The lost chapel and the ghost that haunts Coatham Mundeville

ON the most devilish crossroads in the district, stands the Foresters Arms, in Coatham Mundeville.

Coatham Mundeville in 1967

“My parents were the licensees of the Foresters Arms from 1958 and Ronnie and Doreen (always known as Rusty) Ayre, of nearby Hill House Farm, and their son, John, used to be customers,” says Christina Lupton.

“When I was old enough to be behind the bar, I always remember John used to get drunk one night in August so he could sleep in a hedgeback. He wouldn’t go back to Hill House because that night was due to be the annual appearance of a ghost called Willie Waff!

“Apparently his two younger sisters had seen the ghost and described it as being a Victorian gentleman wearing a top hat and cloak. He was supposed to have committed suicide there by hanging himself.”

Coatham Mundeville is a fascinating place, surrounded by plenty of strange earth shapes in the fields which suggest there was once a sizeable medieval village here.

The first word of its name means “cottage settlement” but the more exotic second word comes from the Amundeville family who were given land there by William the Conqueror as a reward for their part in his conquering.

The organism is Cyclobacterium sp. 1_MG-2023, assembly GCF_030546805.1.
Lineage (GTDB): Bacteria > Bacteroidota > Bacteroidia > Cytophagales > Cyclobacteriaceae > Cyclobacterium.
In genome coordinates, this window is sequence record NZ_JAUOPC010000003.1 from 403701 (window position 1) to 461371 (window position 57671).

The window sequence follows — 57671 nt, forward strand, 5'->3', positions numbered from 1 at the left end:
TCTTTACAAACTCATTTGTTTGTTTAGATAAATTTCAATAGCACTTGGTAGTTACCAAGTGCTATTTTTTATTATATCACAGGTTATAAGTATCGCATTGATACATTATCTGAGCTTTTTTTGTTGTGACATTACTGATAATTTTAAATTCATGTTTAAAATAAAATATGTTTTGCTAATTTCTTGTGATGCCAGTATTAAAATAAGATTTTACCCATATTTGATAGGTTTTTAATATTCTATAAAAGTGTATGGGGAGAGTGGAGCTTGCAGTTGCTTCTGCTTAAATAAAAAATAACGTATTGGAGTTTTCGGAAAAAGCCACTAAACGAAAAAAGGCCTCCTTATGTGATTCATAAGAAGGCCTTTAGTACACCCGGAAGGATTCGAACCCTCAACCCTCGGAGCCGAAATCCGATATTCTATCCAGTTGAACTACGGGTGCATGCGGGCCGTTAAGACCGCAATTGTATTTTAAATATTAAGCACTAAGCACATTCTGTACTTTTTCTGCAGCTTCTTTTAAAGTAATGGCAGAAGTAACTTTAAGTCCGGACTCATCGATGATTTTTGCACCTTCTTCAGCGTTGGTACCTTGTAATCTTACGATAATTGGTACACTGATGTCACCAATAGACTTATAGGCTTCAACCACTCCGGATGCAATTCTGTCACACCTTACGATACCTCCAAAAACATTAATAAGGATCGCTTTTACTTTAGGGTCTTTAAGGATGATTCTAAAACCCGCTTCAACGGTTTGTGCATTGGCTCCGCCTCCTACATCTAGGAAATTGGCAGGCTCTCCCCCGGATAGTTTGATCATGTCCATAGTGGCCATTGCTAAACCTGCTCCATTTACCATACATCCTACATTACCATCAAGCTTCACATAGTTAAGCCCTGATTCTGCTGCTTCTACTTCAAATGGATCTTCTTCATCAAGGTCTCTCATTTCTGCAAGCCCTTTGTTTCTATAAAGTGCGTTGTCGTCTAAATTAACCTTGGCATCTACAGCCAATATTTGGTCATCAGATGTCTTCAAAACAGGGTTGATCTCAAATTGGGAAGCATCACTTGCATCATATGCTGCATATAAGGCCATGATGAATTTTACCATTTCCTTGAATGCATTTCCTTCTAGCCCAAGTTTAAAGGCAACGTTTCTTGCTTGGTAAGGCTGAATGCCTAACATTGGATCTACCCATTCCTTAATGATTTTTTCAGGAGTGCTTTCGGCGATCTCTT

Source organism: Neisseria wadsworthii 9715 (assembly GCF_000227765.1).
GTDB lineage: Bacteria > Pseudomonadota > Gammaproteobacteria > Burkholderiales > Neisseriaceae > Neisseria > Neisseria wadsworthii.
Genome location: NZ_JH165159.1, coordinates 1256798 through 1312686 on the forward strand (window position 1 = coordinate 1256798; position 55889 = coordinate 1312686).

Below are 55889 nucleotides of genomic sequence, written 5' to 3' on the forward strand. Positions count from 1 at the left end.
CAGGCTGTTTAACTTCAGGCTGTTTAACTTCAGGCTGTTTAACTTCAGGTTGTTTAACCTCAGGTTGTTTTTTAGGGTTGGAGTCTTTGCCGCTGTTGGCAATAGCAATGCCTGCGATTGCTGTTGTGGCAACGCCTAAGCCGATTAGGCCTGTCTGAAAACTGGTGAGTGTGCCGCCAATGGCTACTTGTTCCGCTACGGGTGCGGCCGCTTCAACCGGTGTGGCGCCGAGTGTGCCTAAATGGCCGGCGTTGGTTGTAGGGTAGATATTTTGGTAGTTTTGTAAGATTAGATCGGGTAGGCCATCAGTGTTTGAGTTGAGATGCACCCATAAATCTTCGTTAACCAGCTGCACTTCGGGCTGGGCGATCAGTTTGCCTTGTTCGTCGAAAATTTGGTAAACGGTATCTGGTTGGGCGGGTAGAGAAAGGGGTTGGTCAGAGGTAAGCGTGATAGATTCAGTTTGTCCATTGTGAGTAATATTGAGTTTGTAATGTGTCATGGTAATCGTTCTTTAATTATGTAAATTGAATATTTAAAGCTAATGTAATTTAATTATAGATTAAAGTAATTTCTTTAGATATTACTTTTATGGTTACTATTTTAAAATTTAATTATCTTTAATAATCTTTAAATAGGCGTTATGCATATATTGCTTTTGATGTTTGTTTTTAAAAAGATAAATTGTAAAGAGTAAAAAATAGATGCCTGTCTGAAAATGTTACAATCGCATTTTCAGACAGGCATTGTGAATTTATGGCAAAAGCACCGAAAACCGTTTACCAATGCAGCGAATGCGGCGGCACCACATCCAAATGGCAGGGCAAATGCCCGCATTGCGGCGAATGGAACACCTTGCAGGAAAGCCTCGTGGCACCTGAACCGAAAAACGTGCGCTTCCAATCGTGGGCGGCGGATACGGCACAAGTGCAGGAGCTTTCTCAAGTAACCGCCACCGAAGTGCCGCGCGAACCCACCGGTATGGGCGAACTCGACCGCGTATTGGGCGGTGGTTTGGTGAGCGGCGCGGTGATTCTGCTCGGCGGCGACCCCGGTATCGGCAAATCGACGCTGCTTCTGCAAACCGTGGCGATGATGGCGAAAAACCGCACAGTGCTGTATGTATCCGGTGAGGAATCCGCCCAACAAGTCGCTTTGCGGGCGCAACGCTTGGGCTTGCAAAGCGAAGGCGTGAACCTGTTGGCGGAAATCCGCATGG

In 1274, Thomas de Amundeville left money so that a chaplain would celebrate a mass every day in a chapel in the village to ensure that himself and his parents rested happily in heaven.

The church in Coatham Mundeville, built in the 1860s, to replace the lost chapel behind the pub. It has now been converted into a home.

This chapel, dedicated to St Mary Magdalene, is last mentioned in 1680 when it was in ruins. It is believed to have been in what is now the pub car park of the Foresters.

We’d always assumed that the pub takes its name from the Ancient Order of Foresters, a friendly society formed in 1834 which might have met there.

But the village’s major property is the Hall Garth, now a hotel. Its name means “meeting hall in a field” and here Bishop Antony Bek, one of the most powerful and militaristic prince bishops of Durham who was on the throne from 1283 to 1311, had a hunting lodge. The heavily wooded area was one of his many deerparks, and to this day, an 18th Century deerhouse is a feature of the hotel’s golf course.

Hall Garth Hotel and Country Club Hotel, Coatham Mundeville

The hotel itself is said to be haunted, not by Willie Waff but by a nun. It is said that she was bricked up in a secret room and left to die after she was caught having an affair with a member of the noble family who owned the hall, which seems a little unfair.

Some sources say she, like Willie Waff, appears once a year on a summer’s evening; other versions, particularly when the hotel is in need of publicity, say she’s a regular menace and Room 2 is not safe for lone women to sleep in because of her activities.

Readers will, of course, keep us right. Any tales, ghostly or otherwise, from Coatham Mundeville, please email

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